For the first time, scientists have measured fluctuating deep brain patterns across a number of days. They caught a glimpse of the neural signature of low mood in anxious people.
Trying to decipher the inner workings of the most complicated structure in the universe is bound to be fraught with difficulty.
In a process that still seems close to magic, our perceptions, our sense of self, and our emotions are weaved into one experience — consciousness. This is the result of trillions of connections between neurons.
Years of study have revealed the roles of various brain regions. For instance, we know that the hippocampus is important for memory and that the amygdala is involved in processing emotions.
However, merely identifying which regions relate to particular activities does not give us a deep understanding of how the brain produces such a vivid spectrum of experiences and emotions.
Delving into the complexity of mood
Everyone experiences emotional ups and downs. For some people, the fluctuations can be so severe that their lives are significantly disrupted. This makes mood an important topic of study.
The use of MRI scans and other imaging techniques has allowed scientists to observe the brain in new detail.
As a participant lies motionless in a device's small tunnel, researchers can present them with emotionally charged stimuli, then observe how the brain responds, as emotions change from positive to negative.
Although these studies have unlocked information about the inner workings of our brains, lying inside an MRI scanner is about as far from real life as one can get.
Recently, and for the first time, researchers have designed an experiment that measures the neural correlates of mood in real-life situations.
Dr. Edward Chang, a neuroscientist, and Dr. Vikaas Sohal, Ph.D., a psychiatrist and neuroscientist, led the team. Both are members of the University of California, San Francisco Weill Institute for Neurosciences.
Measuring brain activity in real time
Observing the minute-by-minute workings of the human brain required a unique group of participants.
The researchers recruited 21 people with epilepsy who already had 40–70 electrodes implanted on the brain's surface and within some deeper structures.
The participants had received the electrodes in preparation for surgery to remove sections of the brain responsible for seizures.
These implants allowed the scientists to chart brain activity for 7–10 days. Throughout this time, the participants recorded changes in mood using a tablet-based questionnaire.
In this way, the scientists could correlate changes in mood with brain activity using algorithms, which the study's lead author, Lowry Kirkby, Ph.D., had designed. The group's findings appeared today in the journal Cell.
Intrinsic coherence networks
Before studying the mood diaries, the scientists scoured the brain data, looking for intrinsic coherence networks.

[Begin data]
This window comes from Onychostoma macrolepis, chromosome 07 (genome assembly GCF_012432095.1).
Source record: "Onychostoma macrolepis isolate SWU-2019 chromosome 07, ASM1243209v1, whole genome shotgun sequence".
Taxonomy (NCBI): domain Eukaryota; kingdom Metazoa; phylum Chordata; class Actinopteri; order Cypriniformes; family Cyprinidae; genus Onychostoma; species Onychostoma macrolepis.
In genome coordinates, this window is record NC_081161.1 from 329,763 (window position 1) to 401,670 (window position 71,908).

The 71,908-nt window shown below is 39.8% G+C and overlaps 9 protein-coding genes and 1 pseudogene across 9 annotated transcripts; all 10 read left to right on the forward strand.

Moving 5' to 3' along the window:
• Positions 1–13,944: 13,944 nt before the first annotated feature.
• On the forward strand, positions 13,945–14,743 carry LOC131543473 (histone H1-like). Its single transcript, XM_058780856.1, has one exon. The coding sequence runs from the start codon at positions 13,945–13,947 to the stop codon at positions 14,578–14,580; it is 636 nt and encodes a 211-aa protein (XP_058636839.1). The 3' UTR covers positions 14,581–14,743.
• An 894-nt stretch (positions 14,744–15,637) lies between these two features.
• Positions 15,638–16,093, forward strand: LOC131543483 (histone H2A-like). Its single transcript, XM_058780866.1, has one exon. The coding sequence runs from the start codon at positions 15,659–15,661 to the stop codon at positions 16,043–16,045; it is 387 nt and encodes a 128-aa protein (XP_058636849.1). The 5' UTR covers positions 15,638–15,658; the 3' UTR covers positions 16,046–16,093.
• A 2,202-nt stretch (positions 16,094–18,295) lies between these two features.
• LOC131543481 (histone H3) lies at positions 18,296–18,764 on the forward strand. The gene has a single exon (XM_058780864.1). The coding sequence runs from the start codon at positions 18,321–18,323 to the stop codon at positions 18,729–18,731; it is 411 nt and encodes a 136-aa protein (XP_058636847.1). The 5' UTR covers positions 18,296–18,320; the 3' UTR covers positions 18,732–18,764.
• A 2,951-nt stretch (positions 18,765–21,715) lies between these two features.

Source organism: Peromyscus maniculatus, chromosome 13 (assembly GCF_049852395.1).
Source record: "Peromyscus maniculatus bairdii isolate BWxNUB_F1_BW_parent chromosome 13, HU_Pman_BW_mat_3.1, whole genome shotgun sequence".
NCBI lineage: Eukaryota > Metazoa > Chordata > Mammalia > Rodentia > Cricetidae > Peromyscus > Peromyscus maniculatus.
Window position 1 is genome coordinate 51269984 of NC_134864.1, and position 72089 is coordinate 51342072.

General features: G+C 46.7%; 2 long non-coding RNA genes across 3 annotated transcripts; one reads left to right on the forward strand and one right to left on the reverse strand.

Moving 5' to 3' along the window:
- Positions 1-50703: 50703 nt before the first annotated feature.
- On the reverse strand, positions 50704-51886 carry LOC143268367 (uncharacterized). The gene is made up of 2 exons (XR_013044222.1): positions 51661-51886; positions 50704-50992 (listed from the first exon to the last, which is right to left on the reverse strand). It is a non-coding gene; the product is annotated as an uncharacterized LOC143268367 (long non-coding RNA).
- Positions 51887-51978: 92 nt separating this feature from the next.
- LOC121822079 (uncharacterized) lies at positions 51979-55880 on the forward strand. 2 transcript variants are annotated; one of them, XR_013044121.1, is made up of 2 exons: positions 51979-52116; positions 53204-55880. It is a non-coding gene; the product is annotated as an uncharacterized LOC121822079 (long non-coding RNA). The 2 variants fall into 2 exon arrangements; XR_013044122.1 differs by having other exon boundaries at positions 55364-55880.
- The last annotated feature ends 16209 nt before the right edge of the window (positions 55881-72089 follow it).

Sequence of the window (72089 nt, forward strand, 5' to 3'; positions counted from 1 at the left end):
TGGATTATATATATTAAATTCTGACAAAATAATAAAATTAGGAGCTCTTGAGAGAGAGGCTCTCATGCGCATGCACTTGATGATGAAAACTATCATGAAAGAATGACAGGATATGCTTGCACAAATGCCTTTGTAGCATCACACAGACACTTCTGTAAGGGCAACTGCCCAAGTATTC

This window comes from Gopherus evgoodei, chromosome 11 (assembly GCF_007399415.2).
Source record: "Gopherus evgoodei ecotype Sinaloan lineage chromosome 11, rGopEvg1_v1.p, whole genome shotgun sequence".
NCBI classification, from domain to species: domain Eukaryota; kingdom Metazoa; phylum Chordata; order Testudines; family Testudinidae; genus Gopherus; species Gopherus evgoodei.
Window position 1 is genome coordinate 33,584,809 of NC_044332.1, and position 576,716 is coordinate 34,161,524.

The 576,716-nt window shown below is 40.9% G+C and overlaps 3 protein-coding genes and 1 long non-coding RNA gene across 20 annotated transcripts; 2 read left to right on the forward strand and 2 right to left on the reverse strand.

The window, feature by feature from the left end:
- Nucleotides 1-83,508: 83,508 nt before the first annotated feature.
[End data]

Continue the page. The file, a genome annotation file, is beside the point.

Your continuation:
These networks are groups of brain regions that tend to be active at the same times. Scientists take this coordinated activity to mean that the regions are working together and communicating.
When the scientists compared the data from all 21 participants, they found various "cliques" of brain regions that regularly fired together at the same frequency.
In 13 of the participants, one clique was particularly active. An earlier assessment of this group had indicated that they all experienced relatively high levels of anxiety.
The data showed that when this clique was active, it correlated with feelings of low mood.
Specifically, the researchers observed combined activity in the hippocampus and amygdala. The activity consisted of beta waves, which formed a rhythm that scientists had previously linked to anxious thinking.
Finding such a clear pattern in the groups' brain activity took the researchers aback.
"We were quite surprised to identify a single signal that almost completely accounted for bouts of depressed mood in such a large set of people."
Dr. Vikaas Sohal, Ph.D.
Just the beginning
The study marked the start of this line of investigation, so encountering such an apparently clear-cut pattern early on was welcome. As Dr. Sohal says, "Finding such a powerfully informative biomarker was more than what we'd expected at this stage of the project."
Discovering the characteristic brain activity in 13 participants was as surprising as noting its absence in the others, who did not have such pronounced anxiety.
These findings may provide clues about the different ways in which people prone to anxiety process emotional information.
"Based on what we know about these brain structures, this suggests that interactions between the amygdala and hippocampus might be linked to recalling emotional memories, and that this pathway is particularly strong in people with high levels of anxiety, whose mood might then be heavily influenced by recalling emotion-laden memories," says Dr. Sohal.
Much more work will follow, but Dr. Sohal is already excited about the results. He explains, "As a psychiatrist, it's deeply satisfying to begin to be able to provide a conceptual framework to patients to help them understand what they are going through when they feel down."
This work may also contribute to advanced diagnostics. Dr. Chang explains, "The findings have scientific implications for our understanding of how specific brain regions contribute to mood disorders, but also practical implications for identifying biomarkers that could be used for new technology designed to treat these disorders."